Trying to find positives in the aftermath of 9/11 is not an easy task. So many things have gone to the shits since that day. It has brought out the worst in so many. Since 9/11, the United States has launched a far reaching “war on terror” and an internal war on its own citizens where information is hidden and distorted and where covert surveillance and privacy breaches have quickly become the norm. The ‘new normal’ has further stratified an already divisive country; the United States is now truly a land of two cultures in which dialogue is becoming nearly impossible.

Another terribly regrettable side-effect of 9/11 has been the anti-Arab and anti-Muslim sentiment that now characterizes a significant part of Western public opinion. The parallels to Maccarthism are striking. Today, the ‘communist threat’ has been replaced by the perceived ‘Muslim threat.’ Recently, while driving through the United States, I saw some disturbing signs of this ugliness. While at a truck-stop in Virginia I saw written on a toilet wall, “We hate sand-niggers.” Sure, I was in hillbilly heaven, but it reminded me of the hate and prejudice that still exists in the US and other countries. Arabs and Muslims have in no small way been the real victims of 9/11.

This alienation, along with the twisted inspiration that was imparted on some Muslims after 9/11, has resulted in the rise of groups and individuals more prone to radicalism. Recent events in the UK and Canada, in which young Muslim men were caught planning large-scale terrorist acts, indicate that home-grown terrorists may start to become an ongoing problem. I hope I’m wrong and that these are just spasmodic incidents in the wake of 9/11.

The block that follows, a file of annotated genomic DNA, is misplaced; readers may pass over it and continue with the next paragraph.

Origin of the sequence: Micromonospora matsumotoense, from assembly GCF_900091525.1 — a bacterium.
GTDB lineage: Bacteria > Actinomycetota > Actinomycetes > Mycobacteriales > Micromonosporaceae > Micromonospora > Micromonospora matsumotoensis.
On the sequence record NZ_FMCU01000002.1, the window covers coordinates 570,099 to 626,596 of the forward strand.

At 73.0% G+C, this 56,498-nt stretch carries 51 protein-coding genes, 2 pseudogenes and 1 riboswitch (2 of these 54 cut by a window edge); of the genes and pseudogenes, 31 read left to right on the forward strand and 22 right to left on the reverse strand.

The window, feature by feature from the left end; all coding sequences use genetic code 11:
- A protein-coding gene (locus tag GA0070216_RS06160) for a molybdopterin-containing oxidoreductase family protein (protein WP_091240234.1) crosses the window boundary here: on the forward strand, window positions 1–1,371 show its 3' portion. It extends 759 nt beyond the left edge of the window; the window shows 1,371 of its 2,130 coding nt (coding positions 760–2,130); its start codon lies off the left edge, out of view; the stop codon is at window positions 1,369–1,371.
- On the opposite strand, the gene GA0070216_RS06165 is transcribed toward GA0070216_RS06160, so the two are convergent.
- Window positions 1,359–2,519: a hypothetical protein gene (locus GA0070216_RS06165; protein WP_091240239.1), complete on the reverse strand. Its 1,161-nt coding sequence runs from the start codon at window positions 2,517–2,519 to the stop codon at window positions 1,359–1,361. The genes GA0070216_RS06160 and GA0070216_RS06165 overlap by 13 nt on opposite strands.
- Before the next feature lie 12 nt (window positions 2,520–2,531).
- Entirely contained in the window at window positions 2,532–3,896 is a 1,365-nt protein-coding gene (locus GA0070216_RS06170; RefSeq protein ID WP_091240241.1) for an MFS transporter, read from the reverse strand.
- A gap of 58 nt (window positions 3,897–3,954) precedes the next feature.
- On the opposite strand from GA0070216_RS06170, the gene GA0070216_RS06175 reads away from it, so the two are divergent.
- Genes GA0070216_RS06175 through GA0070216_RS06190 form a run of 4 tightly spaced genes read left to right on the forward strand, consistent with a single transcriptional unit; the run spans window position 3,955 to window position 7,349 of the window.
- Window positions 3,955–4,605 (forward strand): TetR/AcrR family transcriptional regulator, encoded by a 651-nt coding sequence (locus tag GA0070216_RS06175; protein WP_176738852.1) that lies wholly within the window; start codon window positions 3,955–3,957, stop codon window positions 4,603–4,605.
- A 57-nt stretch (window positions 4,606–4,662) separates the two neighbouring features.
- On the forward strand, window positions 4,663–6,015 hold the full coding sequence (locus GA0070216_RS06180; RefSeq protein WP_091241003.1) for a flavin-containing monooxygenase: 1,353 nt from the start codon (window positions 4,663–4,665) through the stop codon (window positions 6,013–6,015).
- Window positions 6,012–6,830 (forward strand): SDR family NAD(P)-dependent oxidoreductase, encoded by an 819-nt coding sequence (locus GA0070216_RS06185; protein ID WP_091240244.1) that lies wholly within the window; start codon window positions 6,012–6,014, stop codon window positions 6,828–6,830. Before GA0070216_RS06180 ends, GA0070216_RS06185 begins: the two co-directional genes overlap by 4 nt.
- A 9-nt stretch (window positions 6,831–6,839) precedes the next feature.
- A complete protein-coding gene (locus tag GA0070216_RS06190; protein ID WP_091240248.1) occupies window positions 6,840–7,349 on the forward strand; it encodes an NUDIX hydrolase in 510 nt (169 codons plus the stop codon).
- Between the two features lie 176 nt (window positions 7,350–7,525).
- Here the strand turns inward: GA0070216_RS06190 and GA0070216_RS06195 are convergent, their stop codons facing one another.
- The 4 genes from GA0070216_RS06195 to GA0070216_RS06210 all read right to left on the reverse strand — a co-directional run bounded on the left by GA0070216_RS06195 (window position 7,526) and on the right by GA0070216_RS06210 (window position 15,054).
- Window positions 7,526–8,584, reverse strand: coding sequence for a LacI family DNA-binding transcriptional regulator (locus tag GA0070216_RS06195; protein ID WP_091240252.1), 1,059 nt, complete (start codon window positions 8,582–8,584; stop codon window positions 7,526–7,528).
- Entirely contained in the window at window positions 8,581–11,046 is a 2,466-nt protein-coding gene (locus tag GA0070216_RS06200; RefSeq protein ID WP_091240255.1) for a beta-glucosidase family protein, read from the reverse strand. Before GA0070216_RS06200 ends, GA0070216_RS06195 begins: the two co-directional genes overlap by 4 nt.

Things look bleak in the Middle East as well. The Taliban are giving coalition troops fits in Afghanistan, the US is concerned about full-scale civil war erupting in Iraq, and Israel is starting to show the strain of being surrounded by nations who would like nothing less than its destruction. And of course, there is the rise of Ahmadinejad in Iran and the ongoing theocratization of that country. More broadly, there is the spread of radical Islam among more moderate Muslims, poisoning what is normally a rather benign religion.

Yes, things have changed since 9/11 – that much is undeniable. Yet many of the geopolitical realities of today are part of broader trends, the roots of which extend back decades if not centuries. We are still dealing with the fallout caused by the end of the Cold War; a bipolar geopolitical arrangement is far more stable than a multipolar one. Nations are still coming to grips with the presence and proliferation of apocalyptic technologies. And then there is the insatiable demand for oil; the Middle East is unstable as it is because of its tactical significance as an energy provider. Exacerbating this, the inhabitants of the Middle East have reacted quite poorly to economic and cultural globalization (which they interpret as encroaching imperialism), a sentiment that has been fueled by the region’s deep commitment to religious values and institutions.

And it’s on the topic of religion that I’ll segue back to my own personal journey. I grew up in a Catholic neighborhood and went to Catholic schools. The language of religion is very familiar to me. Yet, despite my upbringing, I never really bought into religion. I was the perennial skeptic. When I was in my teens and early 20’s I was strictly atheist and a follower of scientific naturalism. Carl Sagan was my ultimate hero and guide.

But a funny thing happened to me on the way to my 30’s – I got married, had kids and somehow found myself going back to church. Sure, my wife at the time (we’re no longer together) influenced me to do so, but it felt like the right thing to do. After the first few awkward times attending church services I started to settle in. Soon thereafter my mind started to shut down. I passively accepted Christian metaphysics despite the cognitive dissonance it created in my mind. There was an undeniable cult-like quality to the whole thing. I started to basically sleepwalk through life, glued to television sitcoms and living unhealthily in both body and mind.